For a debut novel, Rahul Bhattacharya breaks all the rules and goes for all things unconventional. Set in Guyana, an ensemble cast, an unnamed protagonist, part travelogue, it is anything but what you expect from an Indian author debuting in the fiction genre. But that’s what makes The Sly Company of People Who Care one of the most fascinating books to have come out in recent times.
Bhattacharya could have easily gone wrong writing about a land far away, its history and the complex characters who live there. Yet, his narrative style is so eloquent that he makes you feel a part of it. He makes Guyana look like a land of illusion — full of beaches, rivers, forests and so beautiful that you want to experience it. At the same time, he manages with utmost ease to take you through the journey of a young man travelling into the land of the unknown.
Much like Bhattacharya – who was a cricket writer earlier – the protagonist of the book leaves his job and comes to live in Georgetown, Guyana. The book is about his journey and how he becomes a porknocker (local slang for diamond miner), falls in love with an East Indian woman, and goes through the various adventures the land of Guyana has to offer — both good and bad. As one of the characters, Uncle Lance, tells the protagonist, “We got embassy, orphanage, vulcanisin, pawnshop, cookshop, rumshop, short-time’ — the by-the-hour humping rooms.”
The characters stand out in The Sly Company of People Who Care. There is Baby the Bandit, with whom the protagonist goes about porknocking and visits some of the most exotic locales that Guyana has. His relationship with Baby and their travels form quite a major part of the book. The protagonist is both in awe of Baby and finds it hard to trust him at the same time.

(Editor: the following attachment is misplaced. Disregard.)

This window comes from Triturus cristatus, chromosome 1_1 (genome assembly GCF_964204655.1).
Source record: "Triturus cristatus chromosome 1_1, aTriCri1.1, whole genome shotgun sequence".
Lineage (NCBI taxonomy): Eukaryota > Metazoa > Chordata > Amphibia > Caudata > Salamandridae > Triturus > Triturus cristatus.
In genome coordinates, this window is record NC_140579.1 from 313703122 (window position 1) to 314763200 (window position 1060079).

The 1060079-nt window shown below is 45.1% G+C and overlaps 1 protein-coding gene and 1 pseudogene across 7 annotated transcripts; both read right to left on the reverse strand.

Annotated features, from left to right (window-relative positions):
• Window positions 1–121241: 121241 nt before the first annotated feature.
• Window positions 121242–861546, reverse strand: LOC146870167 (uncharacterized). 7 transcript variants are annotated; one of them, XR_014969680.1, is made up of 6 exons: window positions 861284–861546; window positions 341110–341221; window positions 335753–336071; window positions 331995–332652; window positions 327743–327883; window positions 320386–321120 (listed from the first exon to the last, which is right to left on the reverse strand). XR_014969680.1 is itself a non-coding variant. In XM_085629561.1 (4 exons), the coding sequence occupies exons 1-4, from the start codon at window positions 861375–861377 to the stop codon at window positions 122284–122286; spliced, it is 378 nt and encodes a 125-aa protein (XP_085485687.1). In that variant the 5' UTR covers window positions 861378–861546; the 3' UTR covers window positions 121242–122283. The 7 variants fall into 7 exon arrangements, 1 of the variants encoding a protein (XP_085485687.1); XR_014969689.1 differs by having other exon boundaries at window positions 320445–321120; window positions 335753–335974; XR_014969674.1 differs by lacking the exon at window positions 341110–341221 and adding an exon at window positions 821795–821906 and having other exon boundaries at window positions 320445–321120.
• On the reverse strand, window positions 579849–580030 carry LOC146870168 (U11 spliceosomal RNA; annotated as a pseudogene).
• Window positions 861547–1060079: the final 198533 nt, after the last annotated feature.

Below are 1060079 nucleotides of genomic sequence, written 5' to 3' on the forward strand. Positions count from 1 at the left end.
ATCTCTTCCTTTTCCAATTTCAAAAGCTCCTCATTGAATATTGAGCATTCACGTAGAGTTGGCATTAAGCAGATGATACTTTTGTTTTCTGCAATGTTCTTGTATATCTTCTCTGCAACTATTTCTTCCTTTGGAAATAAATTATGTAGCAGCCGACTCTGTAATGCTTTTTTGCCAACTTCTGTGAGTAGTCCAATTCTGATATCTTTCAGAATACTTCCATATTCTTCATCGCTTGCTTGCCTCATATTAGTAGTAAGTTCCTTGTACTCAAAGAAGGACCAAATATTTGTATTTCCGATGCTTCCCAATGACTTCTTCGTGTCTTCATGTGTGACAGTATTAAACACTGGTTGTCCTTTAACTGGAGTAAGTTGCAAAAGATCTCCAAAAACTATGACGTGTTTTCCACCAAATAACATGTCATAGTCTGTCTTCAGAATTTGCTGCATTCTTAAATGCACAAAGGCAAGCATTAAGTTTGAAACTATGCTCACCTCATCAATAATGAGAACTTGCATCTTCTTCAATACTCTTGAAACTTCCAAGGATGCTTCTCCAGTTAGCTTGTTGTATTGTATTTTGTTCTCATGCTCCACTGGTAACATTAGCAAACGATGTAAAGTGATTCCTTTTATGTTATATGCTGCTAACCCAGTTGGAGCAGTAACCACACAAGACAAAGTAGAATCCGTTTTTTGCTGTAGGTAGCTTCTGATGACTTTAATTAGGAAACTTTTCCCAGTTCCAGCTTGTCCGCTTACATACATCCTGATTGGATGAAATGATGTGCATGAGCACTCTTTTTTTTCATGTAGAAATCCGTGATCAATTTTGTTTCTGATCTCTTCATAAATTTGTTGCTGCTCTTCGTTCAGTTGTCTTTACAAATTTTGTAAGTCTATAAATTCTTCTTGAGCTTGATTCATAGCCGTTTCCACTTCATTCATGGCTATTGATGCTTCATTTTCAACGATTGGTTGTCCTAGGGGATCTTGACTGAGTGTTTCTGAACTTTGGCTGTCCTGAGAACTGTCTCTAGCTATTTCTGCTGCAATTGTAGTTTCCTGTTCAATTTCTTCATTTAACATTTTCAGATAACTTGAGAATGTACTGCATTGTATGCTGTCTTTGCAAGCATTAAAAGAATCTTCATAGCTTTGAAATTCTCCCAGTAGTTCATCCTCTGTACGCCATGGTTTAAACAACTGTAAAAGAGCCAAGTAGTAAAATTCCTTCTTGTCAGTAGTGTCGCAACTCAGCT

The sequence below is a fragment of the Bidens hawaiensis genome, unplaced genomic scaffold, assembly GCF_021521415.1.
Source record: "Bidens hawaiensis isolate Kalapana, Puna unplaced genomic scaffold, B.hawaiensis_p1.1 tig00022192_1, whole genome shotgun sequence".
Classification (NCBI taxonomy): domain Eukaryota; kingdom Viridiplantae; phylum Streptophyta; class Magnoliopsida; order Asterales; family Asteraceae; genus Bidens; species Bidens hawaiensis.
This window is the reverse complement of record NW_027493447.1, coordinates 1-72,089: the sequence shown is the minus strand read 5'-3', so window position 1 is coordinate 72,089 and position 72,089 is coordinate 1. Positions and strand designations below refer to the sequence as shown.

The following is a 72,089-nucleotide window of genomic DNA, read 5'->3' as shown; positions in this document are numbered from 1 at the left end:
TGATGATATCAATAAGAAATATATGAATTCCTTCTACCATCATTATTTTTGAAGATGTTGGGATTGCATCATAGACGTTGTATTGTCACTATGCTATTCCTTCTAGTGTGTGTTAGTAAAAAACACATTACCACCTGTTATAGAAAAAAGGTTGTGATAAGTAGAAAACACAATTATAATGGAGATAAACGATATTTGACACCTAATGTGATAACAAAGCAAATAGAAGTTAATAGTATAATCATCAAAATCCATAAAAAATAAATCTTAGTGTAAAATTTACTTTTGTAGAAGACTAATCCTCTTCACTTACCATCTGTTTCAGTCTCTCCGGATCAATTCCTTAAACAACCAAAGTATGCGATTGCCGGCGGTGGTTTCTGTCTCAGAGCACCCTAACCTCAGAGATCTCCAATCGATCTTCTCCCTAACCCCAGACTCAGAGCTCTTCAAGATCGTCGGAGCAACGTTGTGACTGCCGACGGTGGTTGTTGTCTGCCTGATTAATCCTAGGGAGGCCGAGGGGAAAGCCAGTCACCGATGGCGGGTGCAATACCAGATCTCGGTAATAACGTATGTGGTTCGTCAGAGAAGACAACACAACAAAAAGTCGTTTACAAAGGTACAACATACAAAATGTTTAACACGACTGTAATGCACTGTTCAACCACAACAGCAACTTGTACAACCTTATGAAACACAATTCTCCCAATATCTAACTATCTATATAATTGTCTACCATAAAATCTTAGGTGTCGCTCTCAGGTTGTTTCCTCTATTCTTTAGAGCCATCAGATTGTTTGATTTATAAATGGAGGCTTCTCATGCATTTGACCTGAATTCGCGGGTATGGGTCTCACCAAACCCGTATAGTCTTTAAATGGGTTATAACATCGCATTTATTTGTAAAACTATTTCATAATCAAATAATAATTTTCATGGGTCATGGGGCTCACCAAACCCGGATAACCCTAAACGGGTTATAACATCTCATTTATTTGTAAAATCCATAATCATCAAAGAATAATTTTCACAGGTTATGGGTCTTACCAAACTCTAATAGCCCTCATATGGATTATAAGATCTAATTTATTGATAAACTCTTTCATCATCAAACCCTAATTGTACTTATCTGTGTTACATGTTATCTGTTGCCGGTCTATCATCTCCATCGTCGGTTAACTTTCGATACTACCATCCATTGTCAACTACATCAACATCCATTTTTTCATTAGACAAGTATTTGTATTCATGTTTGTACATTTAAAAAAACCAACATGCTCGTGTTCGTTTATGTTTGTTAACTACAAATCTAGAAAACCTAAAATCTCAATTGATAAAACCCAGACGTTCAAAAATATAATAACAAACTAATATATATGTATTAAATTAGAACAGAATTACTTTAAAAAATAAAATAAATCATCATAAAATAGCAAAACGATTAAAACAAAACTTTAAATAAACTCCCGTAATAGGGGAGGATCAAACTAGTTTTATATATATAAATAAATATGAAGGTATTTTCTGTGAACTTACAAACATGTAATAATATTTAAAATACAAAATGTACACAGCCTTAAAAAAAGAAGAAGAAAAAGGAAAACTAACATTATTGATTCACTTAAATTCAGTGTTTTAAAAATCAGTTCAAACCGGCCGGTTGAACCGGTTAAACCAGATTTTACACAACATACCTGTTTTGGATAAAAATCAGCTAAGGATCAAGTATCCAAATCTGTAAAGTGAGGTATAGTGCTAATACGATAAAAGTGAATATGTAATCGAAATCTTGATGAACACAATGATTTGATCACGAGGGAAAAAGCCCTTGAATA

The characters both men meet are distinct, colourful and wild but they bring out the flavour of the remote areas of Guyana. For instance, even in the forest, while smoking and downing potent rum punches, they can talk about cricket, Brian Lara and everything under the sun. The cricket writer in Bhattacharya comes alive on a couple of occasions in the book. Being an Indian in Guyana, cricket is a topic of conversation between him and a few local people. He argues ferociously on Lara’s greatness when a local tries to play down Lara’s talent as a batsman.
The characters have unique names such as Ramotar Seven Curry, Rabindranath Latchman, Roger Khan and Uncle Red. You can sense that Bhattacharya has an eye for detail. Whether it is the characters or the history of Guyana which he tells the reader at various points in the book, Bhattacharya treads a difficult path with ease. Like describing a rainy day in Guyana, he writes, “Guyana was elemental, water and earth, mud and fruit, race and crime, innocent and full of scoundrels.”
There are many things that stand out in the book but the highlight is the way Bhattacharya blends the local language into his narrative. Again, like many things in the book, this is unconventional but works beautifully. There are some genuinely laugh-out-loud moments just reading the Guyanese patois. In an interview, Bhattacharya said that when he had written the first draft, it was almost written in that language only. But his publishers advised him that a lot of people might not understand it.
True, some might find the book tad heavy and the use of the local language might not go down too well with many readers. There are times when Bhattacharya does go overboard describing certain situations in the book. For instance, there’s a whole passage devoted to describing swifts flying behind a waterfall. But then, overall his style of writing makes up for it. The way he describes the beautiful Guyanese landscape would often make you wonder it it’s actually a travelogue interspersed with fiction.
Anyone who has followed Bhattacharya’s writings on cricket would know that he is a gifted writer. At a time when young Indian authors are coming up with some average and some above average run-of-the-mill works of fiction, Bhattacharya’s book stands apart from the crowd, especially when you consider the setting and the context of the book. The book has received rave reviews in the literary world and is already being hailed as one of the best books of the year. It’s a book that commands your attention and you are compelled to give it all it needs. As a local Guyanese would say, “It’s a great read, bai.”
THE SLY COMPANY OF PEOPLE WHO CARE
281 pages; Rs 495